Court ruling supports JCAR Republicans’ claim of Pritzker, ISBE overreach on school recognition status
A court ruling out of Kendall County last week supports a recent assertion by Republican members of the Joint Committee on Administrative Rules (JCAR), who say it is inappropriate for the Illinois State Board of Education (ISBE) to strip nonpublic schools of their recognition with the state without due process.
The ruling by Kendall County Judge Stephen Krentz, which ordered ISBE to temporarily reinstate Parkview Christian Academy’s state recognition, comes as schools across Illinois are losing state recognition for implementing different rules than those under the Governor’s executive orders. Click here to read Judge Krentz’ ruling.
During the September JCAR meeting, Senate and House Republican JCAR members expressed serious concerns over the lack of due process afforded to nonpublic schools prior to ISBE stripping a school of its recognition status. Public schools are placed on probation and are given a defined timeline to respond, yet nonpublic schools are not given that same consideration.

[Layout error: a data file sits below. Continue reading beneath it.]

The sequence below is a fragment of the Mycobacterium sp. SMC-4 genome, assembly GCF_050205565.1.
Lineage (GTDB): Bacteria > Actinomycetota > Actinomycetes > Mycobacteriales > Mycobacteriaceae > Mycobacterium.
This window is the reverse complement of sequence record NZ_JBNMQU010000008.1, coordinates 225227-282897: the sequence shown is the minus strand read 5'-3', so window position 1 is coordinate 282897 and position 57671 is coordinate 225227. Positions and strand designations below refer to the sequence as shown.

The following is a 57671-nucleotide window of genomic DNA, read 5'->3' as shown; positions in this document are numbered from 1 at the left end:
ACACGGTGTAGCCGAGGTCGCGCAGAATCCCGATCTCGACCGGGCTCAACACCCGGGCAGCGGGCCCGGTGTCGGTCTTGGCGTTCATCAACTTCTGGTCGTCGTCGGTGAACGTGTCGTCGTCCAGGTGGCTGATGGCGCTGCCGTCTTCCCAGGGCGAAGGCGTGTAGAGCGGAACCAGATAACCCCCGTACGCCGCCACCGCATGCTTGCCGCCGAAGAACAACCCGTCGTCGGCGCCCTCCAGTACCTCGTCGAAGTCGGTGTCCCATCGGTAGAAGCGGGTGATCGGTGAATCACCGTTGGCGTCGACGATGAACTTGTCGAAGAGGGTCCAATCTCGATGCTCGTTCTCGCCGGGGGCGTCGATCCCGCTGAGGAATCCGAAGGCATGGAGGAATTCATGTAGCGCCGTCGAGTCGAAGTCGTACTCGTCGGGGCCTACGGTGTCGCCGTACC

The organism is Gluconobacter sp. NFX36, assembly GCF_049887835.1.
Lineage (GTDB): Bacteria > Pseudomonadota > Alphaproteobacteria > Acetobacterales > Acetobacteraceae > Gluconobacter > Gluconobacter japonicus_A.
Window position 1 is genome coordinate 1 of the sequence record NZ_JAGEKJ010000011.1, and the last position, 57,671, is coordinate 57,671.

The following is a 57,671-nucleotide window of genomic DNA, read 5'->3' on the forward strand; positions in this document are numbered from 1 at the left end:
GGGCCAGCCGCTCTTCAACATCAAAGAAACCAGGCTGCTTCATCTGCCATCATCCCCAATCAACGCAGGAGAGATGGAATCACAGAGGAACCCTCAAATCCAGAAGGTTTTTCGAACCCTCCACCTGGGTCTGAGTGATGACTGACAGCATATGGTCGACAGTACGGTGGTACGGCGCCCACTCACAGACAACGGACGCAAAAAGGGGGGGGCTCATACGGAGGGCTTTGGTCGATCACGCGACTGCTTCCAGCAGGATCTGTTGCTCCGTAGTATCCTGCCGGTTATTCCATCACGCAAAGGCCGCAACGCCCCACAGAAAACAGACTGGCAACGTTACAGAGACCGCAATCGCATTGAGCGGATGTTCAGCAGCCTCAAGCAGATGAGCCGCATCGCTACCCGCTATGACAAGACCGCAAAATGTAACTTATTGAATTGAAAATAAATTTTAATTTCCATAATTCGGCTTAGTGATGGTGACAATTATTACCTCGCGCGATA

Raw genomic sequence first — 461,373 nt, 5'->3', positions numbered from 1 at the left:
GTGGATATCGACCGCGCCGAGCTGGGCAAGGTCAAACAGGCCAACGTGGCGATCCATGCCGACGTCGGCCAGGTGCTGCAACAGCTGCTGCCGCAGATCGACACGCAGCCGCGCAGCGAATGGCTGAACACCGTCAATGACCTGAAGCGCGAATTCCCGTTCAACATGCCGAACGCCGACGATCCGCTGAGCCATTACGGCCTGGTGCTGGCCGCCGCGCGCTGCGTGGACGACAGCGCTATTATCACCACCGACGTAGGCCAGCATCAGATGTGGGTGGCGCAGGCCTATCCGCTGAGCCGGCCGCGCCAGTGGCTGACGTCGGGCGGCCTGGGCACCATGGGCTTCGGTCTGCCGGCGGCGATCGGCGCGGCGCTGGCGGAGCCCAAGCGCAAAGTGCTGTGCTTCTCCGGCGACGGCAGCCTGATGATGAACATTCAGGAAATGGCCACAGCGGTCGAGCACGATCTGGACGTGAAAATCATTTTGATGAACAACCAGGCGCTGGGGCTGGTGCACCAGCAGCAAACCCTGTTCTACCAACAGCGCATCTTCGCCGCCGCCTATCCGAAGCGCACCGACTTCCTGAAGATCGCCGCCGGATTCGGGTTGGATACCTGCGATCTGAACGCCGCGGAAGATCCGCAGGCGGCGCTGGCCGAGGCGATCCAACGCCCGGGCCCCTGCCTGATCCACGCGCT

In the case of Parkview Christian Academy, which operates two campuses in Yorkville, the schools’ official recognition was stripped on the same day it received notification of non-compliance with the Governor’s mask mandate. Loss of state recognition leads to consequences such as the revocation of students’ ability to participate in the Invest in Kids scholarship program and the suspension of a school’s ability to participate in Illinois High School Association and Illinois Elementary School Association sanctioned sports, among others.
JCAR is not a panel that can set policy. It’s charge is to ensure that agencies are implementing laws through administrative rules that follow the intent of lawmakers when bills are passed, or in this case, when a mask mandate for schools is handed down by the Governor. JCAR’s oversight over the rulemaking process ensures agencies do not arbitrarily enforce the provisions of a law or mandate, and act within legislative intent and within the boundaries of state statute.
At its September meeting, members of JCAR asked ISBE to bring amended rules to the panel that afford due process to nonpublic schools before removal of recognition takes place. JCAR’s October meeting is set for Tuesday, October 19.